Evelyn had ruined me. She and I had done the whole race thing together. We’d met on the track, and she had me wrapped around her little finger within hours. She was unlike any woman I’d ever met, and I followed her around like a lost puppy dog, desperate to know anything and everything about her. She was a veterinarian. Her passion for animals and people was what drew me to her. She was warm and friendly and sweet, and when I discovered she knew her way around an engine, I was in love.

We dated for fourteen months before I proposed. She said yes, of course.

Our wedding was a small affair. Neither of us had much family left, so we got married at our house in the backyard in the middle of summer. She wore a white sundress that went down to the ground. I remember she had grass stains all on the hem of it by the end of the night. She didn’t care. She told me it would be wrinkled after we fucked in it anyway.

She was my girl. My everything.

And then, all of a sudden after a year of marriage, she wasn’t.

I was under no delusion that we were the perfect couple. We had our fair share of fights, and both of us were as stubborn as mules. It made for some epic shouting matches. She laid hands on me in fits of rage, and when I was forced to make her stop hitting me by holding her wrists, she’d get so turned on, we’d be fucking wherever the fight started. Kitchen. Living room. Backyard. It didn’t matter. The passion was insane.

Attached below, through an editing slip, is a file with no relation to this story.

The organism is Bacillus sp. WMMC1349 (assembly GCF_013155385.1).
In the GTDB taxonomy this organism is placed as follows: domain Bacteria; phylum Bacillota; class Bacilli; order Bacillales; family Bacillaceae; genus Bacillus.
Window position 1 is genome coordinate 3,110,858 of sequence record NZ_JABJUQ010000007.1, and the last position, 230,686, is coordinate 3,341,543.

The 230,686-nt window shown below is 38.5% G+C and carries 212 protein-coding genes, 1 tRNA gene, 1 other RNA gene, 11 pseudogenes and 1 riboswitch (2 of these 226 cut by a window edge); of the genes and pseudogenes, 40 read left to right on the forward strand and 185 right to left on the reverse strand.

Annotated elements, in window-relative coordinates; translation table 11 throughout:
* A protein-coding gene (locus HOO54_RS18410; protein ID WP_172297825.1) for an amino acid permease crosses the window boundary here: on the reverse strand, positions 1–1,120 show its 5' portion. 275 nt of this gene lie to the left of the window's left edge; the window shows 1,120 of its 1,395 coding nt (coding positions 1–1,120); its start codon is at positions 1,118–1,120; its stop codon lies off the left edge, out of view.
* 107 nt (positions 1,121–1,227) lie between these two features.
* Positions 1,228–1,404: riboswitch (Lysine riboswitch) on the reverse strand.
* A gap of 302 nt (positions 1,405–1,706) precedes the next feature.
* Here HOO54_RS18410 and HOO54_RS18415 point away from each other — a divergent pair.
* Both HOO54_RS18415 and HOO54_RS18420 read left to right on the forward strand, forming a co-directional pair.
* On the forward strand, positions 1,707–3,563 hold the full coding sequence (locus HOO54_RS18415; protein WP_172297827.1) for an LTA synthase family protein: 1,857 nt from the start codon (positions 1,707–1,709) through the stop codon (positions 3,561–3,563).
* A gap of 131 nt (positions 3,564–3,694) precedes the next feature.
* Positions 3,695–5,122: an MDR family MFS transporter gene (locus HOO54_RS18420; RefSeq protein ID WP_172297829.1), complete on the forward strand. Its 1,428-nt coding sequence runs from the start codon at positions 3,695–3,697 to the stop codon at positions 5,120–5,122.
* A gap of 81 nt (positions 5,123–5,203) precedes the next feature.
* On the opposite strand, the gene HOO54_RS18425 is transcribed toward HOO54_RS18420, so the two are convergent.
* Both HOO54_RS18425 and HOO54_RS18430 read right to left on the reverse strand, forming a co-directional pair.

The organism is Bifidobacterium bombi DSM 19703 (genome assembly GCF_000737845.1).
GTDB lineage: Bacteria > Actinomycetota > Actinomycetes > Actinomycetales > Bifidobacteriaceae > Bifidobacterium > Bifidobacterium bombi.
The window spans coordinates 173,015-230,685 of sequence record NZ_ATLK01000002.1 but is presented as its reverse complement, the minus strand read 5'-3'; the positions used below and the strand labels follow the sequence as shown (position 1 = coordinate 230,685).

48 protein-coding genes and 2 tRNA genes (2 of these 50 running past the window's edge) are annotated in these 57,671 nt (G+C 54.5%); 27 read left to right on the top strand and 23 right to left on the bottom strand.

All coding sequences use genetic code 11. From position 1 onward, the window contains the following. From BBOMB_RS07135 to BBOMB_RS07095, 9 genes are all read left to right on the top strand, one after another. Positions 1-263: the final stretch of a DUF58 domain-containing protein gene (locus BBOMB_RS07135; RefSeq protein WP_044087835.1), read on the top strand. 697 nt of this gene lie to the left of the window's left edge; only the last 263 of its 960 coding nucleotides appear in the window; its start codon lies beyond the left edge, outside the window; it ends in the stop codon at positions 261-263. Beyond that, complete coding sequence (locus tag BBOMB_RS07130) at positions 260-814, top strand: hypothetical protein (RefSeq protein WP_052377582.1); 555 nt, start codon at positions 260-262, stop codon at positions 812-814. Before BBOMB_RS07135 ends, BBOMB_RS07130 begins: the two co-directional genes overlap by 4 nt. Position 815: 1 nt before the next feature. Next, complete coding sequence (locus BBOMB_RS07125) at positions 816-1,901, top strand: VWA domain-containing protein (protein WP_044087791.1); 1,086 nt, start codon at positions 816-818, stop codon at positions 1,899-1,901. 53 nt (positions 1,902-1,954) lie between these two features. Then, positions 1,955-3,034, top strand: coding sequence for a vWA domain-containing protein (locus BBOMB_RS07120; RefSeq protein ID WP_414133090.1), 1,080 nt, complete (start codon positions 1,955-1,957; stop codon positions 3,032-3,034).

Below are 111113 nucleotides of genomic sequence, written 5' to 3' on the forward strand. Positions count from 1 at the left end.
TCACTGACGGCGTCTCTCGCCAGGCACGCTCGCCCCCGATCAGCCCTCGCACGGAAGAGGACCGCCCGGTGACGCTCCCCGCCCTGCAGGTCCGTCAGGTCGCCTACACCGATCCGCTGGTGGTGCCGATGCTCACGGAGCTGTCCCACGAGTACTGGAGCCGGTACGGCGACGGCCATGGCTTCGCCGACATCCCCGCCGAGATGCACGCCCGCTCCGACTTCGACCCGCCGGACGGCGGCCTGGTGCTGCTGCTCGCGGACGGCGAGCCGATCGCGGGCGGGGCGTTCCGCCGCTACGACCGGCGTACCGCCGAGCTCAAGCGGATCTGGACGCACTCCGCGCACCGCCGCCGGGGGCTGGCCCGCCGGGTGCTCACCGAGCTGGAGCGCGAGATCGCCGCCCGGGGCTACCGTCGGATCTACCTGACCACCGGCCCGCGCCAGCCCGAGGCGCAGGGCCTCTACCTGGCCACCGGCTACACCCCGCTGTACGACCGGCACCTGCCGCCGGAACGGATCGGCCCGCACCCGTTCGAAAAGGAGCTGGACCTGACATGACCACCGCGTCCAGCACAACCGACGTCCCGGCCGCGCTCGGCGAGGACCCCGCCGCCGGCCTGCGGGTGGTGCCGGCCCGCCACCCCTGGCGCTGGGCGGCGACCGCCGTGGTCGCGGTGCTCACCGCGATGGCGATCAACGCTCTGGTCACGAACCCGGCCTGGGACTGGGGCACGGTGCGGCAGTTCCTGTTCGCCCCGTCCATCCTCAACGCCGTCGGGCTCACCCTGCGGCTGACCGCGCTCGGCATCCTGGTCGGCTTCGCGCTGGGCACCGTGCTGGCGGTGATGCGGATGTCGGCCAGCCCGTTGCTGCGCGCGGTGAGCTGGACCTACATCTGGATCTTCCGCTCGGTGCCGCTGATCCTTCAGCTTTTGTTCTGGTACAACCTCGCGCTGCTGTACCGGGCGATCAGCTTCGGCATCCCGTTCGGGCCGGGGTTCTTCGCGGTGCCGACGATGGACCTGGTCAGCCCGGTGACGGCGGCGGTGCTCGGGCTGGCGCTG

I’d been foolish to believe it would be enough.

I remembered the day I went to Mark Denning’s house after thinking he’d kidnapped my wife. My rage had been uncontrollable. Benji and Rick were with me for backup. I’d had no idea how bad things were going to get. All I could think about was reaching my girl. Saving her. Sparing her from that monster.

When we arrived and the door opened and I found her standing there of her own free will, smiling at me in a way that made my insides squirm, everything fell apart. She told me she was through with me. Then she pointed a gun at my chest.

Thinking about how it all went down still made my head spin.

“Hey, Mason?”

I looked up at my brother. He was leaning against his workbench on the far side of the garage. His beer was in one hand as he braced himself against the bench with the other.

“What?” I asked.

“Do you think Evelyn will be there?”

Clearly, he’d been lost in thought over the same things. That day had been hellish for him too. He’d nearly died after all.

I sighed and drained the rest of my beer. “Who fucking knows?”

“What will you do if she is?”

I looked him in the eye. “Not a damn fucking thing. I’m going to win. That will be enough.”